Sunday, February 15, 2009

New In Town

Ditzy and Klutzy

In this economic climate of corporate downsizing, one wonders how the corporate boys in monkey suits on the board run their business with the help of a spreadsheet. It's always easy to see which areas of the business bleed red, and decide then on to send hatchet-men to the ground to execute (pardon the pun) and prune various portions of that wound to try and stop the hemorrhage, failing which a complete amputation would be required. It's easy making such decisions from the ivory tower devoid of decent human interaction, but never easy from the folks on the ground to do it, because it leaves just a bad aftertaste, especially when the folks are friends, and people you know.

For Lucy Hill (a visibly aged Renee Zellweger), she's a high flying executive of a corporation headquartered in sunny Miami, but what I think was because of a sexist board, she gets sent off to the wintry conditions of a small Minnesota town to effect their wishes, and that is to remove 50% of the employee population there to keep an unprofitable factory there under some cost control. Being an alpha-female type who never say no to challenges and her career, she makes that journey and has this high-and-mighty air about her, which through the course of her stay in town, their warm hospitality, sense of humour and all round, small town camaraderie, will slowly thaw that cold heart of hers.

There were plenty of charming moments in the film, courtesy of a whole host of ensemble characters built for the plot, such as Siobhan Fallon's Blanche Gunderson, who becomes Lucy's personal assistant aka secretary, and in all earnestness, tries to establish a friendship with her would-be boss, as well as trying to hook Lucy up with the town hunk Ted Mitchell (Harry Connick Jr) who so happens to also be heading the workers' union. Complications naturally arise from this conflict of interest, which puts Lucy in two minds as she has her orders to follow, yet find herself inevitably drawn to follow her heart as well. And yes, this is also truly a romantic movie, which I thought had effectively balanced affairs of the heart as well as how modern day corporations run the shop, with pink slips being very easy to dish out.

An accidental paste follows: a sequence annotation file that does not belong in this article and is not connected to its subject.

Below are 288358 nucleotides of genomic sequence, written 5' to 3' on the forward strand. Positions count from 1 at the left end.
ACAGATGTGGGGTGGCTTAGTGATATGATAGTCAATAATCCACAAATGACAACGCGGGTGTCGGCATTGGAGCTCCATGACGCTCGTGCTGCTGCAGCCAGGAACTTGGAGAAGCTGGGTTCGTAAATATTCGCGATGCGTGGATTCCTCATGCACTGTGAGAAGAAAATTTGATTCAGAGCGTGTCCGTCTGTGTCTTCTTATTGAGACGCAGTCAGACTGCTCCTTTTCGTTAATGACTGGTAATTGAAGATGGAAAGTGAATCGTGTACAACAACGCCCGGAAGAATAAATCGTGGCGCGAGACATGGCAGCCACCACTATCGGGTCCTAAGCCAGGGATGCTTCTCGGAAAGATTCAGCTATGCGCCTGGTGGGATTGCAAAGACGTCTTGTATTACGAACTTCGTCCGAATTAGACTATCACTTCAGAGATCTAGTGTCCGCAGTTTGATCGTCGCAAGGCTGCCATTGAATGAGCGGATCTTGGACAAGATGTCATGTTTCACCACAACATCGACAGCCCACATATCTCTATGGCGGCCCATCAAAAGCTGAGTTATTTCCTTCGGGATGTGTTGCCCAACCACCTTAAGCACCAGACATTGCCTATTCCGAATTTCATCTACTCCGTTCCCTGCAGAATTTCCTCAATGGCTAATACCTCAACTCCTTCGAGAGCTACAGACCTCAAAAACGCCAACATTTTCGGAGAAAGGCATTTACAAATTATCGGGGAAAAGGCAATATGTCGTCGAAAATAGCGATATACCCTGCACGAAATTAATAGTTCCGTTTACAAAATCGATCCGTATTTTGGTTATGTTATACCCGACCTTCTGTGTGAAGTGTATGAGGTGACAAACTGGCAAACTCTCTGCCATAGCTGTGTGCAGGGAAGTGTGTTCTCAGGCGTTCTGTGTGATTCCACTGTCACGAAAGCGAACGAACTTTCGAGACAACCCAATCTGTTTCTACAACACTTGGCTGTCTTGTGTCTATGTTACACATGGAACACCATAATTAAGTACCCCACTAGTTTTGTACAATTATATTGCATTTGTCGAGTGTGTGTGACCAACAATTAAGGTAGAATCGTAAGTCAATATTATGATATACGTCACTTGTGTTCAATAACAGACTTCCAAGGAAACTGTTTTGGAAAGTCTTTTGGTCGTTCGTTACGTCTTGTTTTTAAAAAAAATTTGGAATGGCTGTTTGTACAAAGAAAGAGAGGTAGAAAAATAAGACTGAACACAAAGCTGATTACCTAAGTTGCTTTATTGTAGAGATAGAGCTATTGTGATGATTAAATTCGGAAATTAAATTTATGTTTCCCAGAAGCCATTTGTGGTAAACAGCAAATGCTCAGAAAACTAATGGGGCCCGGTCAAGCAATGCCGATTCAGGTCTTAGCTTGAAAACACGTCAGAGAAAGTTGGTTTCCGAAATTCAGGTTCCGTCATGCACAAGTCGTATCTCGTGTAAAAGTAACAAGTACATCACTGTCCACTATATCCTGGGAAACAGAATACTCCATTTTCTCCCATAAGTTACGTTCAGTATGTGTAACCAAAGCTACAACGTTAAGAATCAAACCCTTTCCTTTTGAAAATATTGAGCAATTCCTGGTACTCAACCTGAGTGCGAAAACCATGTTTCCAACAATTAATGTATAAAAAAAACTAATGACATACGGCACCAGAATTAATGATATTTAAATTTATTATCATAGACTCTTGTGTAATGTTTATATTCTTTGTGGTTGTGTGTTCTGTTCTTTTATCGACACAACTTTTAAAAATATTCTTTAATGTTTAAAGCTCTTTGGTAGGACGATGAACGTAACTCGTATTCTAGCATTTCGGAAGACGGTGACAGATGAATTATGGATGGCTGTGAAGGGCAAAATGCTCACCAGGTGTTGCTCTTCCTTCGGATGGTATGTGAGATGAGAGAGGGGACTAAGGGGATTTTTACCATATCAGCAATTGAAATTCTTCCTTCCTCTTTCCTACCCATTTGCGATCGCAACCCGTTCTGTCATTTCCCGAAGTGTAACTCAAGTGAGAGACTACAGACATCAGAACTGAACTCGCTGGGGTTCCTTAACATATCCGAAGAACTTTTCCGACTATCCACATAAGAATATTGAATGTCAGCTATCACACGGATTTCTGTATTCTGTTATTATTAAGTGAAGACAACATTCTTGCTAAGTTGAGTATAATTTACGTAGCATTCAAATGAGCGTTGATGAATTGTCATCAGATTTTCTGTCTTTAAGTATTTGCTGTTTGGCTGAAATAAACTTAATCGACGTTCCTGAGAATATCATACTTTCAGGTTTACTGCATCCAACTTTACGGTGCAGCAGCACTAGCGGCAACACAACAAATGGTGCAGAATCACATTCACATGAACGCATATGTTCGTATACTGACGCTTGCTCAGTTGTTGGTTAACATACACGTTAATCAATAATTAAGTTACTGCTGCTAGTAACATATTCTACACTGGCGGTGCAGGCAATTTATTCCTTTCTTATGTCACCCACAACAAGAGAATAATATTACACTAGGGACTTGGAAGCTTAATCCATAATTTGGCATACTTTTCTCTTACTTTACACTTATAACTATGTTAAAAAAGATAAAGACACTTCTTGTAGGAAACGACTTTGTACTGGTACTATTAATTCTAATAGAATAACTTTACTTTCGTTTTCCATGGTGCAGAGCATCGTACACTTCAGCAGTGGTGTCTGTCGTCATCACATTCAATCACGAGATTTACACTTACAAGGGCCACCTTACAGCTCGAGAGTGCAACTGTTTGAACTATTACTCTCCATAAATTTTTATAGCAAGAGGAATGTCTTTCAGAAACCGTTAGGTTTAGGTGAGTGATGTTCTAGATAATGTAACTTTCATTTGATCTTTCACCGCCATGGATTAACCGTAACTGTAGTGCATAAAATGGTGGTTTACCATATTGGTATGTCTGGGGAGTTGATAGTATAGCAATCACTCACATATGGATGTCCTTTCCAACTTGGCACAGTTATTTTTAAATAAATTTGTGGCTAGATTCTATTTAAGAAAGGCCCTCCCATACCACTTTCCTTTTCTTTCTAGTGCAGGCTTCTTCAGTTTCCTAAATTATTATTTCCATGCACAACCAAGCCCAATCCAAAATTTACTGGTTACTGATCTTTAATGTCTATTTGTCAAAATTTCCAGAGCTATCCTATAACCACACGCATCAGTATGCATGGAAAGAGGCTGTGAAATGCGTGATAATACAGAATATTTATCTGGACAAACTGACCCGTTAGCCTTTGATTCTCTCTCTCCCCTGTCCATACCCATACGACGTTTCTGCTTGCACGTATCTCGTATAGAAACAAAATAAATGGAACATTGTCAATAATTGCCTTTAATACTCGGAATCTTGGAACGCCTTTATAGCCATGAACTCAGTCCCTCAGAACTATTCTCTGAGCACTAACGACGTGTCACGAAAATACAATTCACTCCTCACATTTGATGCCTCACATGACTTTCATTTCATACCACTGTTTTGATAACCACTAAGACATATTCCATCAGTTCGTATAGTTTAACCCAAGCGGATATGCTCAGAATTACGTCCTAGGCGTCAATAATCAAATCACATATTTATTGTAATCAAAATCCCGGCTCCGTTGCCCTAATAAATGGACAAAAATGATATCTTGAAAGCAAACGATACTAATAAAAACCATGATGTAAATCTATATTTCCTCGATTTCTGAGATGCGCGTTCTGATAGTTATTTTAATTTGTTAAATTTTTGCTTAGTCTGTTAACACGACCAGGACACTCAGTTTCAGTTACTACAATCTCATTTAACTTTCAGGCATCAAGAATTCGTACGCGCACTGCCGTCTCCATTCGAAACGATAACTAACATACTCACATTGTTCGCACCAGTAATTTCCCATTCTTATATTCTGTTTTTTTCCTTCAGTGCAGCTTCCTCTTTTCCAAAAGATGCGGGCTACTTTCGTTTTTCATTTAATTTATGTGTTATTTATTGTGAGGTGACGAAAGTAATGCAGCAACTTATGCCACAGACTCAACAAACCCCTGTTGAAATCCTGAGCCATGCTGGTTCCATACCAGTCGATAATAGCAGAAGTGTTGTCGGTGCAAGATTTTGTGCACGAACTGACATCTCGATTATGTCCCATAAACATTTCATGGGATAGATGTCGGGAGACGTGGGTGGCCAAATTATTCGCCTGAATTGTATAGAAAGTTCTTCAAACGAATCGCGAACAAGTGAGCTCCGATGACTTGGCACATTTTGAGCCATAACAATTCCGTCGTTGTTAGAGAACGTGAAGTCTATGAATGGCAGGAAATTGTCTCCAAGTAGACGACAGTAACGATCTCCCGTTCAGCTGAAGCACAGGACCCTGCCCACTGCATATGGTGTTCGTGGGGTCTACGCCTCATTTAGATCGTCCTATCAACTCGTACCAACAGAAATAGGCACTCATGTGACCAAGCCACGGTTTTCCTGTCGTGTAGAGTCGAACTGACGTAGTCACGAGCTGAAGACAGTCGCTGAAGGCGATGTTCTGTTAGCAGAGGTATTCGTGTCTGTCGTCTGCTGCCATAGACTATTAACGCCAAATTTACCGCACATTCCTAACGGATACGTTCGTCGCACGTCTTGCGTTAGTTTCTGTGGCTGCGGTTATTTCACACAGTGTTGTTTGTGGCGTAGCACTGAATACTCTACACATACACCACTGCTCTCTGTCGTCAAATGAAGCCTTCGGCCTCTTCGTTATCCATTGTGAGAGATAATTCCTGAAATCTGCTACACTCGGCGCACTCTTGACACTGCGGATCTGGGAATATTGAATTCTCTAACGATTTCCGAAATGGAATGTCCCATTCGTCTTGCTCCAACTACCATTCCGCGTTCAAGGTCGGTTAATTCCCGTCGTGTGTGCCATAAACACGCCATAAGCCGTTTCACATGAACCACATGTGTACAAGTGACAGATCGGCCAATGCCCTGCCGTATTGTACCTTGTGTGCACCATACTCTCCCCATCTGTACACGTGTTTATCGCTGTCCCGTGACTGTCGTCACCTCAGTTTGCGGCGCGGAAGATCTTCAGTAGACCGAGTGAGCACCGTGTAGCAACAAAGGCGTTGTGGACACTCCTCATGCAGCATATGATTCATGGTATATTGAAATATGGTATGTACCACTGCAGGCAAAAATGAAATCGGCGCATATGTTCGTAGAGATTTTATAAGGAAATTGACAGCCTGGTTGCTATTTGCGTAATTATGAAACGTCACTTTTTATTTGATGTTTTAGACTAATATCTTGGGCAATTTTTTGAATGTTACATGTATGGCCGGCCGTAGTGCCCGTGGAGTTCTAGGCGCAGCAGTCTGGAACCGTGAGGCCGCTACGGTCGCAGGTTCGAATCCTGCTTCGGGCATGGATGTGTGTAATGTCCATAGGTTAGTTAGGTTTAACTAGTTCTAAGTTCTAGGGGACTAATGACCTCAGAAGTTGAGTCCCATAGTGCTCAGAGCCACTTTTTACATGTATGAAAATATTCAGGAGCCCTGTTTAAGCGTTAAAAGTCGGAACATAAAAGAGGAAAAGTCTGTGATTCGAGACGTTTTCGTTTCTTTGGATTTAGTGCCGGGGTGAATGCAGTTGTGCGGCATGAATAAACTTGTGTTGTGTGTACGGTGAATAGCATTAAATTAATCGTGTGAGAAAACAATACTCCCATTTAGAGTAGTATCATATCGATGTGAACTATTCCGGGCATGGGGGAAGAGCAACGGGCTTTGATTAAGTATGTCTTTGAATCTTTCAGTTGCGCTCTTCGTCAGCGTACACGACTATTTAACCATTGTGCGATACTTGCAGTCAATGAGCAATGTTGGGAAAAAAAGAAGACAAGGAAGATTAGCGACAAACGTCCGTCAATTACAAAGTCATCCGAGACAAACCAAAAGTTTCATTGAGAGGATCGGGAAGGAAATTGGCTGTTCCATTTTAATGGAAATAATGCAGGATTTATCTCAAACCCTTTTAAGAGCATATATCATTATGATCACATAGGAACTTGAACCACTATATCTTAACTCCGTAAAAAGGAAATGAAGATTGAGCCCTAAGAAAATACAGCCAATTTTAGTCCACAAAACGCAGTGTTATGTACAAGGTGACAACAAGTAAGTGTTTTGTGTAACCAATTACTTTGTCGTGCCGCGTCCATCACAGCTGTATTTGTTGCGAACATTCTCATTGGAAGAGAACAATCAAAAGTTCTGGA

Some portions remind me of a Hong Kong movie about a noodle factory (whose title eludes me at this moment, but starring Sam Hui and Tsui Hark, yes you read me right), where a band of merry men have to put aside their differences from their immediate manager and amongst themselves, to try and salvage their jobs and their livelihood. It's a pretty standard affair that you see both the problems and the solutions coming from a mile away when they're mentioned, and the plot is extremely straightforward as well, with no meandering twists and turns. But hey, it's supposed to be a romantic story, and both Zellweger (complete with excellent comic timing) and Connick Jr did well given their limited screen time together to make it all believable.

But the scene stealer here has got to be J.K. Simmons, who disappears effectively behind a fat suit and is quite unrecognizable. He represents the kind of supervisors that managers love to hate and have no qualms giving the marching orders to, but also serves as a reminder that such on-the-ground folks who garner the respect of the troops, are always worth their weight in gold, because once they're on your side, they have motivational techniques par none to get things done.

I was OK with the romantic plot here, but the Management 101 issues presented, was way more entertaining and valuable.

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